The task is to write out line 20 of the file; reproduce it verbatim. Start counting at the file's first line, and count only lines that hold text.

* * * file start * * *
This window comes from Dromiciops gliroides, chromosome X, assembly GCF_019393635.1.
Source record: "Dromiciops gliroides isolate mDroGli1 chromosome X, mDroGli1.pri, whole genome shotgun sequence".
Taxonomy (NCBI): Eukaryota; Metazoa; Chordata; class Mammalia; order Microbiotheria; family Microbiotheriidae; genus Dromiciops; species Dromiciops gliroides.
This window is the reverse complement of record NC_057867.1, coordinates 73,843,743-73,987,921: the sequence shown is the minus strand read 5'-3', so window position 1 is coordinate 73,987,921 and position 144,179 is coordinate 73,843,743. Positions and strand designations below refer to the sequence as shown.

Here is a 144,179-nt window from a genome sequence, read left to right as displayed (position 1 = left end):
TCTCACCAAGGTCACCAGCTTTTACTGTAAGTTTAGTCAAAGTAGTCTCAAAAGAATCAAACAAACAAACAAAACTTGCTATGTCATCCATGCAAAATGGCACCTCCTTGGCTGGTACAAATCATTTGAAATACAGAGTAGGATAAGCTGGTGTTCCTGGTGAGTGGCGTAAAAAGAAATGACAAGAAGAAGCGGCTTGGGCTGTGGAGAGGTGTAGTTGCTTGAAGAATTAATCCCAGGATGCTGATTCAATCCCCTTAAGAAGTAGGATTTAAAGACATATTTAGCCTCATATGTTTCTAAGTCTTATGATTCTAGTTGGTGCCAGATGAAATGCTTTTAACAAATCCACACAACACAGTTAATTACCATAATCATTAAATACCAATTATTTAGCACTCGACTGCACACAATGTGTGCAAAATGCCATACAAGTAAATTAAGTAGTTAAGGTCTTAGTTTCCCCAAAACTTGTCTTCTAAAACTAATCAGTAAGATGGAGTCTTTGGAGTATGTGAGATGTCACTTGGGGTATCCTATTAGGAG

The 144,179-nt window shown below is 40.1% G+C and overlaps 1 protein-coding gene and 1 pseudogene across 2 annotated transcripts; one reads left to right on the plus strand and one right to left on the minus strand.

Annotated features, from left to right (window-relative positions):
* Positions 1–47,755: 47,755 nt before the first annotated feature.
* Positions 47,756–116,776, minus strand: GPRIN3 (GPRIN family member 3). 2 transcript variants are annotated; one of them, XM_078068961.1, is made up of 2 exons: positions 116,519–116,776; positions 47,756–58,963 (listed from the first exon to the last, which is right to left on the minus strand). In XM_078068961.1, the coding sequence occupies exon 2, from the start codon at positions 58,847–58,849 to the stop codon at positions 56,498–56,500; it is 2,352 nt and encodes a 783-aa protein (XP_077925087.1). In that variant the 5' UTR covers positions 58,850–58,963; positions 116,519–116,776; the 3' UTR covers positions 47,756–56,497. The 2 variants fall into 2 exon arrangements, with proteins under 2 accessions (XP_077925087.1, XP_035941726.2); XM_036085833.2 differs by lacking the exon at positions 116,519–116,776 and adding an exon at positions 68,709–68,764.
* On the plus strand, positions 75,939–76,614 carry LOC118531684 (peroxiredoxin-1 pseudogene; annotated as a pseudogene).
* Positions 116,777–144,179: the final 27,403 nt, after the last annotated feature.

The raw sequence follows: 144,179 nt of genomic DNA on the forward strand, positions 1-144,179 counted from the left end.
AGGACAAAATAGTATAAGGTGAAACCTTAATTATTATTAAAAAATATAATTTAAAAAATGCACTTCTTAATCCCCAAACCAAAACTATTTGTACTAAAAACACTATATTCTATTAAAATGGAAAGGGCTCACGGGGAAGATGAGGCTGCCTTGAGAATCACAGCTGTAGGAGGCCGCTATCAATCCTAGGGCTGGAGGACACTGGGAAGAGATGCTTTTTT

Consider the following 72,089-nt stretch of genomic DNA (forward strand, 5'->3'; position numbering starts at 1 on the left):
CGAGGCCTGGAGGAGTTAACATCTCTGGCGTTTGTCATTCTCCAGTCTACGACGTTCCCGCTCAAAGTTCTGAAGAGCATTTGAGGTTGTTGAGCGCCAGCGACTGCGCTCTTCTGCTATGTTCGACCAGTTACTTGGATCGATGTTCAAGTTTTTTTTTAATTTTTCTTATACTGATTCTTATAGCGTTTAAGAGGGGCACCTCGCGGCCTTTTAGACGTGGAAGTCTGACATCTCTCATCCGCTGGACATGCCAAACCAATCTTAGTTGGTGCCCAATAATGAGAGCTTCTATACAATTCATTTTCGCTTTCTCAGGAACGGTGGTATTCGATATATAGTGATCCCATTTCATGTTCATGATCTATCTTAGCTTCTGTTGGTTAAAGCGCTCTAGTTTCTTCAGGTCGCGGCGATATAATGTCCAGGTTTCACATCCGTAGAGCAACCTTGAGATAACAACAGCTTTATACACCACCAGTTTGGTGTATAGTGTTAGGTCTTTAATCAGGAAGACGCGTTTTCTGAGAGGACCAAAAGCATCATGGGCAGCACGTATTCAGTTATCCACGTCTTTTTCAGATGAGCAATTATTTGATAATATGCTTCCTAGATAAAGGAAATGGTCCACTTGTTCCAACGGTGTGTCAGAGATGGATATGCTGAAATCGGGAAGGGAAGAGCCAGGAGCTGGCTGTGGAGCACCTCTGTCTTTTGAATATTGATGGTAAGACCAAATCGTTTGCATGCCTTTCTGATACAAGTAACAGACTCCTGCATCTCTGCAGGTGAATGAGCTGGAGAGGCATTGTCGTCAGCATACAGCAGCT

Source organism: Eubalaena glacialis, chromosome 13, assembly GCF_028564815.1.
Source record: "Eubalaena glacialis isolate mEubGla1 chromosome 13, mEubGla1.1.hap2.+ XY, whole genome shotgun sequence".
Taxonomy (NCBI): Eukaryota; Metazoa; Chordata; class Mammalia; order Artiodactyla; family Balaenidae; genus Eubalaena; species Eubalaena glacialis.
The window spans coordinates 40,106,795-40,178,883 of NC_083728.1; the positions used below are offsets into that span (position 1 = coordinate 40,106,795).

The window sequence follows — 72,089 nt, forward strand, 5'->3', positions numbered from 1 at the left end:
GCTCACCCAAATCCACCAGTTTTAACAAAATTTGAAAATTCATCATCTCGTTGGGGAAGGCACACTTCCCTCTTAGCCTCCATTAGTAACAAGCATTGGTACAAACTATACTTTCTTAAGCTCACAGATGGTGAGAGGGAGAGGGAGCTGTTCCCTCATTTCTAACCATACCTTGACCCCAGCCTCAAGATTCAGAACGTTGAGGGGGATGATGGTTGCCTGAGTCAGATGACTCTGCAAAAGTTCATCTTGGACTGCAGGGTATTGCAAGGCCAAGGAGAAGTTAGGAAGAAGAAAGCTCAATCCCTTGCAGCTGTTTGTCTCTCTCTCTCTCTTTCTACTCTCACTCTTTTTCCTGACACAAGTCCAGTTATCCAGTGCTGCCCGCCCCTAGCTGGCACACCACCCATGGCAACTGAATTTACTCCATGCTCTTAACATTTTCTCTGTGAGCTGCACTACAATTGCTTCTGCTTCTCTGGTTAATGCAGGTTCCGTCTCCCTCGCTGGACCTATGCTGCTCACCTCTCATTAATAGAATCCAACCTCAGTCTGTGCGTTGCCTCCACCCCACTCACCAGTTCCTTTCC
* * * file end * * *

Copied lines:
The window spans coordinates 40,106,795-40,178,883 of NC_083728.1; the positions used below are offsets into that span (position 1 = coordinate 40,106,795).